I don’t think there’s anything eye-popping or revolutionary this post, but it’s thinking that I’ve been finding useful.
Long before Larry Summers bruited his recent ideas about secular stagnation and the need for bubbles, I came up against this great line from Nick Rowe (April 2011):
The economy wants a Ponzi scheme.
I’ve been pondering that line ever since. (As usual with Nick, read the whole post.) Pretty quickly, I came to an even more radical belief:
The economy is a Ponzi scheme.
Economies are exercises in log-rolling, but with magical logs that expand when more people climb aboard and run faster, and and contract when people slow down or fall off. People can fall off because there’s not enough room on the log, because they can’t run fast enough, or because they try to stand still or run too slowly. (Sorry to torture the metaphor so.)
To put it another way:
Economies are confidence games.
When people are confidently optimistic (the two are not synonymous), more people jump on the log and run harder, because they think there will be personal profit in it.
But where does that confidence come from? I would suggest that most people form their expectations for the future based on the present and recent past. (A very reasonable Bayesian stance.) How much money do I have? How much is coming in? How do those compare to the recent past? (Market monetarists: Idle guesses, surmises, and predictions about the Fed’s future policy stance seem wan, weak, and feckless compared to those very tangible and tally-able present indicators.)
Which bring me back to a current favorite graphic, showing that every recession since 1960 was preceded by a decline in the inflation-adjusted (“real”) value of household assets:
There are only two instances (since 1960) where this measure fell below zero and there was not a recession: 2002 and 2011. (Maybe these times are different?? Think: massively higher household debt.)
The confidence story I’m telling here: people give huge weight to their current wealth/assets/net worth, and recent changes in those measures, when forming expectations for future growth — far more weight than they give, for instance, to their predictions of Fed behavior (the huge mass of people have no such predictions). This may be foolish or it may not be, but it’s what people do. (They undoubtedly also give big weight to current income and recent changes in income. I’ll let somebody else graph that.)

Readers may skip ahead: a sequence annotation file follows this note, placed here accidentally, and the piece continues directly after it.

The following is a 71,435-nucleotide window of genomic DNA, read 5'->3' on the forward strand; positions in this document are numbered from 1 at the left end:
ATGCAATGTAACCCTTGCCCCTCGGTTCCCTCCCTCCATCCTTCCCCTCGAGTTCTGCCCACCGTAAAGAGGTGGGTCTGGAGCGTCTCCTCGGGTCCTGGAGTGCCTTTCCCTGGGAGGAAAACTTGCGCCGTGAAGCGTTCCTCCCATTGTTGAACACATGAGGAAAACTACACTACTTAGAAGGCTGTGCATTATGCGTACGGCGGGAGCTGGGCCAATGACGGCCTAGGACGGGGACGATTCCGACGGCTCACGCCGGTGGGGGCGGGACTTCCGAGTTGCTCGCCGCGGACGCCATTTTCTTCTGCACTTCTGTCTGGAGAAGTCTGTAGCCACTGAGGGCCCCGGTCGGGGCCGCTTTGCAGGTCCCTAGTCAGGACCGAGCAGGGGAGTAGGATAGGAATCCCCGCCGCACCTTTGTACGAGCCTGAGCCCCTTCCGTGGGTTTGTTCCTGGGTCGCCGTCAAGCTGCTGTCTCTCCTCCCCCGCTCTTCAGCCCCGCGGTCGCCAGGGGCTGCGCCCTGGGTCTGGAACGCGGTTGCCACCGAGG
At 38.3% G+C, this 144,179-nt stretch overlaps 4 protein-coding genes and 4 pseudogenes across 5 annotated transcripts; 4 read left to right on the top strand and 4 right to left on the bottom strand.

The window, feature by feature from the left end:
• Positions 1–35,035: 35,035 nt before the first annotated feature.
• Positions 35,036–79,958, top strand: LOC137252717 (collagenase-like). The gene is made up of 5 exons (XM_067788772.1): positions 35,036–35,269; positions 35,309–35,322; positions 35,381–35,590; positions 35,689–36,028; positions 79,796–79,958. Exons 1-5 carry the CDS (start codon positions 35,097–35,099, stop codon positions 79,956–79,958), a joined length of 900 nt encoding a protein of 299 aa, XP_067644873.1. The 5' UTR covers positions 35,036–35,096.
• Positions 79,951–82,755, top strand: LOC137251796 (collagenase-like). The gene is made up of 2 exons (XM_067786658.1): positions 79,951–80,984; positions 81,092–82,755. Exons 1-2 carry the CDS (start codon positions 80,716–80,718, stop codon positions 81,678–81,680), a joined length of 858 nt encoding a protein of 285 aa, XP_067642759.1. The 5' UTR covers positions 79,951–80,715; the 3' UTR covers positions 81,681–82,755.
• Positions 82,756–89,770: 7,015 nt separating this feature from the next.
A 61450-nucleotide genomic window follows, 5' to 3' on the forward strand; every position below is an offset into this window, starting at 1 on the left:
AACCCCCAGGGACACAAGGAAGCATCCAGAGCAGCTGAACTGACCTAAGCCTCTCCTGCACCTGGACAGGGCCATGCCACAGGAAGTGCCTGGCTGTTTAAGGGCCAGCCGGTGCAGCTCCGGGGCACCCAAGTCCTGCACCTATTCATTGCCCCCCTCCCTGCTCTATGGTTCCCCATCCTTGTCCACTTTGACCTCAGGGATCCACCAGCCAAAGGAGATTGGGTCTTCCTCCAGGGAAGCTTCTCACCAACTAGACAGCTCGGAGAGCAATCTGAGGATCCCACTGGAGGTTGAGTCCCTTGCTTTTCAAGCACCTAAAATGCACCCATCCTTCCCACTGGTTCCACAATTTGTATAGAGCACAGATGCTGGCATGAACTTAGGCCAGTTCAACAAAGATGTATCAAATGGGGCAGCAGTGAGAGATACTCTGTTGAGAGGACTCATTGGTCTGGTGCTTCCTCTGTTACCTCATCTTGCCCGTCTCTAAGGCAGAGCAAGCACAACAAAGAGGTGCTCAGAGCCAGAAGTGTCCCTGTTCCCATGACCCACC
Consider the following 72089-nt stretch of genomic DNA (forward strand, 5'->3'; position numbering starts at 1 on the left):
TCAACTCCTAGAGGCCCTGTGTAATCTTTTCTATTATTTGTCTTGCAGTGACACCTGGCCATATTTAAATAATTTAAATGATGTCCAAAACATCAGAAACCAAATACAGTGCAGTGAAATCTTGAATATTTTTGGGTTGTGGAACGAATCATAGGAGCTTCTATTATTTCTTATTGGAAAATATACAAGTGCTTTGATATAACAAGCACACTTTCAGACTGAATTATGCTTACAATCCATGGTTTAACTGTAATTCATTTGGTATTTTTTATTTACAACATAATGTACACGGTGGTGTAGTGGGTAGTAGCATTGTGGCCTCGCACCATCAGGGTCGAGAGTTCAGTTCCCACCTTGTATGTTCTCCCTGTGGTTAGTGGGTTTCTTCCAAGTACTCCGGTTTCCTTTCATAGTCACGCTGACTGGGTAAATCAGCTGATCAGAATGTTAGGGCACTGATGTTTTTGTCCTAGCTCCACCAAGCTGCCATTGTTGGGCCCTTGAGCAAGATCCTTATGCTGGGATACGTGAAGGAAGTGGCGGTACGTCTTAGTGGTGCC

Or you could say: declines in household assets means there’s less money. (All financial assets embody money.) And at that point you can invoke a straightforward monetarist explanation — with a Minskyish self-perpetuating component added — for recessions.
The key point: the decline in real household assets always precedes the recession. It’s at least a leading indicator of real production declines, and at most a cause. When people feel poorer, they act poorer. (I told you this post wasn’t revolutionary thinking.) They spend less. So there’s less production. (In an 80% service economy with just-in-time production of many physical goods, if spending doesn’t happen, production doesn’t happen.) So there’s less (demand for) labor. The log shrinks and slows down. GDP and employment (growth) slow or decline.
Okay, yeah, Wealth Effect, blah blah blah. But the assertion I’m making is that people don’t just spend more when they feel wealthy or wealthier. They raise their expectations of future wealth, and consume/invest according to that. You get a positive or negative self-perpetuating feedback effect.
Going abstruse with this: Given the widespread belief that quantitative easing only really achieves any effect by buoying financial-asset prices (I include deeds in that class of assets), is it reasonable to suggest that the Fed is actually (and unconsciously, and arguably incompetently) engaged in Real Household Asset-Value Targeting (RHHAVT)? Can they limit the feedback effects? Should they shift to level targeting (RHHAVLT)?
Cross-posted at Asymptosis.